GRAND FORKS -- Every so often, a University of North Dakota basketball game is scheduled at the Betty Engelstad Sioux Center on a weekday during a 9 to 5 timeframe.

Like no other Division I school around, Grand Forks attendance doesn’t suffer during business hours because UND basketball fans are retirement age.

That’s not a compliment to the state of the program. It’s a reminder of the life that needs to be breathed into the basketball scene on campus.

UND Athletic Director Bill Chaves can put that into motion later this month when he picks out his replacement for the departing Brian Jones, who resigned last Wednesday to take an associate head coaching job at Illinois State.

In his first big hire at the top of the UND athletic department, Chaves has an opportunity to re-energize a fan base fueled mostly by fans who were hooked on the product back in the NCAA Division II days at Hyslop Sports Center.

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At times at the Betty, there are more students in Jones’ huddles than students in the student section.

Chaves’ hire is going to have to move the needle with that young demographic, and the university’s administration is going to have to ante up -- in salaries and facilities -- if they want to be relevant in the Summit League.

UND men’s basketball’s 2018-19 average attendance was 1,664 fans -- the second-lowest average in at least 25 years.

It’s a troubling trend, too. When UND went to the Big Dance for the first time, the school averaged 2,139 fans in 2016-17.

In 2017-18, the average dipped to 1,865.

These figures are a far cry from, say, 1992-93 when UND averaged 4,209 fans.

There’s a laundry list of reasons attendance has suffered in the last 15 years -- strictly looking at wins and losses isn’t enough.

There’s scheduling, for one. The Division I transition wasn’t easy, and the schools coming through Grand Forks in the early years, during the Great West Conference days, didn’t have the name recognition of the Division II era.

Even when UND elevated into the Big Sky Conference, name recognition and regional rivalries were few. For every anticipated matchup with Montana, UND played conference games against Idaho State, Southern Utah and Sacramento State.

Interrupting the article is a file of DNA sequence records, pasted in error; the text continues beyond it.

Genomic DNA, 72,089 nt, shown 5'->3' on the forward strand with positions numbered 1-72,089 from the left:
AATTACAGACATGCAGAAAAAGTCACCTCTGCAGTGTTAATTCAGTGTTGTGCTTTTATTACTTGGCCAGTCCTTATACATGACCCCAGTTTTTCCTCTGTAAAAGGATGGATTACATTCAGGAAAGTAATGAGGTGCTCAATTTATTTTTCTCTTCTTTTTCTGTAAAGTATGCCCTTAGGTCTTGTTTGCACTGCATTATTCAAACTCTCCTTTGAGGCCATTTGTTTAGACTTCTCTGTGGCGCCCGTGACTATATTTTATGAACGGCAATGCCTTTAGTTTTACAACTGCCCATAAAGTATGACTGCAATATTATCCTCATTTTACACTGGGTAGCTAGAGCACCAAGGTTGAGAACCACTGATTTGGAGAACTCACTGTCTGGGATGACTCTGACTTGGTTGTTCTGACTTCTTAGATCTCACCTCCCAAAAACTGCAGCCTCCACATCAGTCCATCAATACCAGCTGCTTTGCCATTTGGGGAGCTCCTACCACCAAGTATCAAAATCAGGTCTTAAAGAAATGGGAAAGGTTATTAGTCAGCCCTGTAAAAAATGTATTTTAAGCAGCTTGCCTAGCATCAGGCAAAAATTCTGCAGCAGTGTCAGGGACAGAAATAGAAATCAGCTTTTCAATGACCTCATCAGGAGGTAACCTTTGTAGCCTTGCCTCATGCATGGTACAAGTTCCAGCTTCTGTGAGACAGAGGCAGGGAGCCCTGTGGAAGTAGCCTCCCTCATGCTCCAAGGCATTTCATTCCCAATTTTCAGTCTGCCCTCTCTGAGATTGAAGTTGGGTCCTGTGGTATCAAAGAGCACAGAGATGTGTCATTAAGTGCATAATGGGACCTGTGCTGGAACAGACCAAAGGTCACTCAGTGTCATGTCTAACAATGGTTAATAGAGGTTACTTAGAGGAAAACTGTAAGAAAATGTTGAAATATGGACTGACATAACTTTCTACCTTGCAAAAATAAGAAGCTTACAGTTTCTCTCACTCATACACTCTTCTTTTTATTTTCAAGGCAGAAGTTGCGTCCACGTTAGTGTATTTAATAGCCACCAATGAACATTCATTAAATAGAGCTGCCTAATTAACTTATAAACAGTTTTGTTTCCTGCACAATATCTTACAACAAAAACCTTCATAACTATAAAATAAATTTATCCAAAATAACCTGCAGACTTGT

But the 2018-19 season was supposed to be different, as the school transitioned into the Summit League against regional rivals North Dakota State, South Dakota and South Dakota State.

Although the Summit League’s strange scheduling setup, which meant the Fighting Hawks hosted all three Dakota schools on Wednesday nights this year, didn’t help, average attendance as low as 1,664 should be a red flag.

It’s not all about a new coach, though. That alone won’t put butts in the seats. UND better make sure Jones’ successor isn’t fighting up and down I-29 with one arm tied behind his back.

The university is going to have to address High Performance Center Phase 2, an additional practice court, the assistant coach salary pool and general upgrades to a flawed Betty setup.

And this isn’t a new development for Chaves. He knows UND has ground to make up with basketball funding and resources. But he’s going to need help from the rest of the administration, as well as donors.

When Chaves makes this hire later this month, he can’t immediately reverse the years the school has failed to keep up with the funding levels of regional rivals, but he can at least get the ship pointed in the right direction.